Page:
By Edmond Awad
Picture a driverless car cruising down the street. Suddenly, three pedestrians run in front of it. The brakes fail and the car is about to hit and kill all of them. The only way out is if the car crosses to the other lane and swerves into a barrier. But that would kill the passenger it’s carrying. What should the self-driving car do?
Would you change your answer if you knew that the three pedestrians are a male doctor, a female doctor, and their dog, while the passenger is a female athlete? Does it matter if the three pedestrians are jaywalking?
Millions of similar scenarios were generated by an experimental website my fellow researchers and I created and named “Moral Machine.”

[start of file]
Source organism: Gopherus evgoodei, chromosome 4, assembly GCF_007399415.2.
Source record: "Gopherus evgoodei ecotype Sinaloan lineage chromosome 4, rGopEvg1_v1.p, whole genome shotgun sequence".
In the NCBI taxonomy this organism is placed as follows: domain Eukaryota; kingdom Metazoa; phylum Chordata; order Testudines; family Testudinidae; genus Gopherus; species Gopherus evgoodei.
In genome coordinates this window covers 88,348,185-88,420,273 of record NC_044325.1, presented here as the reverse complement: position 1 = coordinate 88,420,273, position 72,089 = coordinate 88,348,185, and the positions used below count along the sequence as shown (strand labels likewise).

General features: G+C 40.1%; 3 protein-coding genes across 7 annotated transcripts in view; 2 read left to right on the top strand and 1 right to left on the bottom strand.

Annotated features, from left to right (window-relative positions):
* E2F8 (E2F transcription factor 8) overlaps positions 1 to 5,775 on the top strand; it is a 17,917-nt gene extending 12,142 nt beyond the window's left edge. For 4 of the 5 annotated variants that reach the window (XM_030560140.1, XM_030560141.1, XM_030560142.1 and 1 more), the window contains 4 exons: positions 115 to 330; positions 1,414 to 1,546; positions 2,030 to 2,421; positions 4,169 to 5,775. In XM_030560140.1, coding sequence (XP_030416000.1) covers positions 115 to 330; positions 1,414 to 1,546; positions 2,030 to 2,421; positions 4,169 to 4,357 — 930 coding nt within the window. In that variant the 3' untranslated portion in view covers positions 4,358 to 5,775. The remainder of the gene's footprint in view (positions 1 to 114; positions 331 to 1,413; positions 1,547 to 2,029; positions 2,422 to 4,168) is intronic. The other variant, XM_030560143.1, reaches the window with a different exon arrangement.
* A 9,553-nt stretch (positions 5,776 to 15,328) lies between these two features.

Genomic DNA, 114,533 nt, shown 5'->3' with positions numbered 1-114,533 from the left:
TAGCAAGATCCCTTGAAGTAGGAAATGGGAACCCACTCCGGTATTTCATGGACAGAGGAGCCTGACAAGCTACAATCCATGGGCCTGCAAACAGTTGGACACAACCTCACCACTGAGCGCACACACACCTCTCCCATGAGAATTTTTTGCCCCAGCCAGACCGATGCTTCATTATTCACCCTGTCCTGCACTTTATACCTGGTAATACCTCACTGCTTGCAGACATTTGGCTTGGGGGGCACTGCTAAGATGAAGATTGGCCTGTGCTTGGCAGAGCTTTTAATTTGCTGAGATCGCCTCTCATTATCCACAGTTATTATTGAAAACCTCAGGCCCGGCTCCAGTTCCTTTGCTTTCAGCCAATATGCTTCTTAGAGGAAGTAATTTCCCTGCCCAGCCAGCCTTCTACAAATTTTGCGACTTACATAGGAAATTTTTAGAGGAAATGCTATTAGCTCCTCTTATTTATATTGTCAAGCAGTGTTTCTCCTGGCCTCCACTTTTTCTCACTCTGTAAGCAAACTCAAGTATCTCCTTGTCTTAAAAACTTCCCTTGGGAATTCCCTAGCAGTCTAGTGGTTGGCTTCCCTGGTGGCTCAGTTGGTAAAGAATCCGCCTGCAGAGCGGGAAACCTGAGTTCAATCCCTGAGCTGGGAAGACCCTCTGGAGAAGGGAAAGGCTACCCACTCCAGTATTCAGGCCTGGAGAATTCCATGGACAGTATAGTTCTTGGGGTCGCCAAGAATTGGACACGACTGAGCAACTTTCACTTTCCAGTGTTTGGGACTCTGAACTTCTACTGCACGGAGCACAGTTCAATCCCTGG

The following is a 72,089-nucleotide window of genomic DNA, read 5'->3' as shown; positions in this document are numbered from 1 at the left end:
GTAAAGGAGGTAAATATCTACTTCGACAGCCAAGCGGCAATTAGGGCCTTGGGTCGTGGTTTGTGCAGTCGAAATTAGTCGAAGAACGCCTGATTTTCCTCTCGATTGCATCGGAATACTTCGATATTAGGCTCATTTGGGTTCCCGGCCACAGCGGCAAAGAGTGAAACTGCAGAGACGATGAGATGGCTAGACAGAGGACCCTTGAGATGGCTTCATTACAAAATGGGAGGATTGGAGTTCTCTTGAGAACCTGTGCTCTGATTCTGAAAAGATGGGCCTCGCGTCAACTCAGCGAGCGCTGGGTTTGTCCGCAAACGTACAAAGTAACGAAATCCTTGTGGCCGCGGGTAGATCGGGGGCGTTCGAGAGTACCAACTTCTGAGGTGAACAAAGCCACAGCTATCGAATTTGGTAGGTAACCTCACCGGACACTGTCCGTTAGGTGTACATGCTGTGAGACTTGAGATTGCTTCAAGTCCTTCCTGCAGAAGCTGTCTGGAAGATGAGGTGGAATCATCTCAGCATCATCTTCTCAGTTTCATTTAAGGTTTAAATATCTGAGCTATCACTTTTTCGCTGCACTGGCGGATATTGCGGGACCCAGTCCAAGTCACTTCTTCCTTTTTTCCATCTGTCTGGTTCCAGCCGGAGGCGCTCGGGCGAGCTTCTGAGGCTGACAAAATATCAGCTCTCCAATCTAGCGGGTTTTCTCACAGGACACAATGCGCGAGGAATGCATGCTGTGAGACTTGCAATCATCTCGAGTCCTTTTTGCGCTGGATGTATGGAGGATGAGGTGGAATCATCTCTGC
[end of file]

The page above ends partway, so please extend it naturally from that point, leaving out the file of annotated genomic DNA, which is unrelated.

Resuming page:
After the website received substantial media attention, more than four million people from 233 countries and territories visited the website between June 2016 and December 2017. They rated scenarios like the one described above, which were inspired by the famous philosophical conundrum the trolley problem. Though all of the scenarios are unlikely in real life, what we learned from visitors’ appraisal of them could help inform the regulation and programming of autonomous vehicles (AVs) and may also have implications for machine ethics generally. The main question we wanted to answer: How does the public think autonomous vehicles should resolve moral trade-offs? And could we use their responses to build a new kind of moral compass?